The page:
• List of your projects, e.g. pet projects, portfolio stuff, your master’s thesis, etc.
  • Link to interesting other sites, e.g. tech blogs you enjoy.
  • A short occupation history if you’re inclined to make that public.
  • Some schema.org info and meta tags for SEO and generally showing off mad skills with details.
  • Ninja-counter-recruitment in your source code, just as organizations do.

A personal blog

Also not for everyone, but it certainly does help showing off enthusiasm, writing skills, and really whatever you want to show off. Blogging about tech is great, but mixing with non-technical posts works even better.

And in addition to exposure, there’s a far more compelling reason to blog: writing helps you organize your thoughts. Having to clearly express your thoughts or opinion about something should also make you think really hard about that thing.

Gaining a bigger audience is a challenge on its own, not usally directly related to the writing itself. So think long and hard before you decide to go down that road, because you’ll have to double down on community-building to get somewhere. But then again: I feel you can get a lot out of a blog without a big audience, too, by just writing to organize your thoughts.

Social Media

Warning: only do this if you enjoy it! The days of “needing” to be on social media to fit in are gone with Gangnam Style and the rest of 2016. Having said that, social media can be helpful in building your online profile.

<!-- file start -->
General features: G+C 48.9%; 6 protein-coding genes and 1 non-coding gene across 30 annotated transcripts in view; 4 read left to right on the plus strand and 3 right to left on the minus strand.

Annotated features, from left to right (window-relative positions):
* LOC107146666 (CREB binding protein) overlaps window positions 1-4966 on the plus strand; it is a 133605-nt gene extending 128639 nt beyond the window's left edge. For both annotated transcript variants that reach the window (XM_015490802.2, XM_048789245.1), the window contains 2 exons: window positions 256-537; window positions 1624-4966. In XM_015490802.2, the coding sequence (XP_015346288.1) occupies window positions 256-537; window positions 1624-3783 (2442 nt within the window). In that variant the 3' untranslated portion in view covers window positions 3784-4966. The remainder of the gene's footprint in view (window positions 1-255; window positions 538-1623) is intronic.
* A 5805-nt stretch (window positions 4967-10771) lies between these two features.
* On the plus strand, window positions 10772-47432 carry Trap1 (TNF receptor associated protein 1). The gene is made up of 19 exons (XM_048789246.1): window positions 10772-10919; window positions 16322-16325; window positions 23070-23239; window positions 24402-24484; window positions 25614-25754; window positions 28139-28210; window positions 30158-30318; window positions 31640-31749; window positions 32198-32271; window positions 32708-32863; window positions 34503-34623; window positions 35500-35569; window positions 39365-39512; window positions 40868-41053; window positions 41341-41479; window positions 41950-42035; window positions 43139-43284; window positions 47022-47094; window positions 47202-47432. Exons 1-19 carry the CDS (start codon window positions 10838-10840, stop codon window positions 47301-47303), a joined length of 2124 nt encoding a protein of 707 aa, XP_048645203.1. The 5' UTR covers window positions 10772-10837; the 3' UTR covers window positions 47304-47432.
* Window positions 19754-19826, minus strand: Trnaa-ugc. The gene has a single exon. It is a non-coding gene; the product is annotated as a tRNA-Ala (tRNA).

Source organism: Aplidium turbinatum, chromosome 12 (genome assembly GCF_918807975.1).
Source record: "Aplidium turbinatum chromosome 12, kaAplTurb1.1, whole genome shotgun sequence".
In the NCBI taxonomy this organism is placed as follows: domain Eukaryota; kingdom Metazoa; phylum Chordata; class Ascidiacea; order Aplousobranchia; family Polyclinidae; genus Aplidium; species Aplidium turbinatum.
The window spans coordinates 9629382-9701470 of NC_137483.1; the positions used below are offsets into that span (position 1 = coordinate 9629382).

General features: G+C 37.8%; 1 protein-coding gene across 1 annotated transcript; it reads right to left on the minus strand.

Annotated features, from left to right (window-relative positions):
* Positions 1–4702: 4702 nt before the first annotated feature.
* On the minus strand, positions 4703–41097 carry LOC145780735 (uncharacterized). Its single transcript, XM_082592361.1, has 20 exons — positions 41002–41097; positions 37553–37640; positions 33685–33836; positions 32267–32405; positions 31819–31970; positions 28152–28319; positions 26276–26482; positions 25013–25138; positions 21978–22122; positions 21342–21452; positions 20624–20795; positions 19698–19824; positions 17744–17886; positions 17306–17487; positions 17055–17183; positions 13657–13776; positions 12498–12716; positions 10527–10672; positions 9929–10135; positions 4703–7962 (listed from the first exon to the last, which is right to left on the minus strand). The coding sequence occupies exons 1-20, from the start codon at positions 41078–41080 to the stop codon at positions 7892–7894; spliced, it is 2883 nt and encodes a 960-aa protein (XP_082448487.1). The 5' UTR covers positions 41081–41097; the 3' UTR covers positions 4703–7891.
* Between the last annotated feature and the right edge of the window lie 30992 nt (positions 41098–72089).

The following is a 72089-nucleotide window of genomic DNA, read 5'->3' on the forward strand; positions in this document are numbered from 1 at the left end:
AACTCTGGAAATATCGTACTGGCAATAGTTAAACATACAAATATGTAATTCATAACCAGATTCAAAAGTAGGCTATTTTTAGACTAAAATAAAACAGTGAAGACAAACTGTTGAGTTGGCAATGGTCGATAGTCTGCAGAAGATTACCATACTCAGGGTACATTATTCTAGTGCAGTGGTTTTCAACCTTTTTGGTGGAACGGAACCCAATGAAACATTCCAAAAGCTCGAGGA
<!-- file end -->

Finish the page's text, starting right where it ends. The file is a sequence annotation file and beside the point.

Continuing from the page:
First up: be consistent. Be consistent with your tag line, title, etc. Be conscious about what you make public and what you keep private. Don’t be afraid to create only a simple account that just links through to another platform; for example, you could create a LinkedIn profile that just tells folks to check your own website.

For the rest this comes down to personal preference. For me, Twitter and a wee bit of LinkedIn are primary professionally used social media. Google+ I find useless for most things, and Facebook is purely a thing for friends and family for me.

As a footnote it’s also worth noting that there are outliers. Goodreads is something I only use because I find the platform interesting, and I keep my professional bookshelf there. Also, Meetup.com has been popular the last two years, so I guess that also counts as a medium to be conscious about.

In closing

Bear with me while I digress a bit. Suppose you want to set up a perfect romantic date with someone. To maximize chances of success, you prepare all the things that can be reasonably prepared. You make sure there’s food, drinks, music, but also toilet paper, running water, etc.

Now let’s zoom in on the food. If you’re a chef or if you like cooking you might go out of your way a bit to cook something fancy, though you probably shouldn’t go too risky (unless that’s part of your charm…). If you hate cooking dinner you might order in something nice, and focus more on other things. In other words:

  • Do or don’t do! There is no “try”.
  • Min-Max All The Things™ that you do.

Back to the point. Maximizing your chances for a perfect job works the same as setting up that perfect date night. Be conscious about what you focus on. Be smart about what you do or don’t do. And whatever you decide you will do: do it right!


Footnote: his was also cross-posted to the Infi company blog.

New Beginnings

In less than two weeks, I’ll be starting a fresh challenge at Infi. I hope (and think) I will bring things to the table, but I’ve also already noticed that there will be a lot of new things for me to learn. I honestly feel that a large portion of your skills and knowledge can be best gained from other people (online, or in real life, doesn’t matter), which is why I’m very excited about this new beginning!

I’m pretty sure that this fresh start will influence what I’ll be writing about on my blog. I’ve got some ideas, but even more so I think additional concrete ideas will start to flow in the coming months.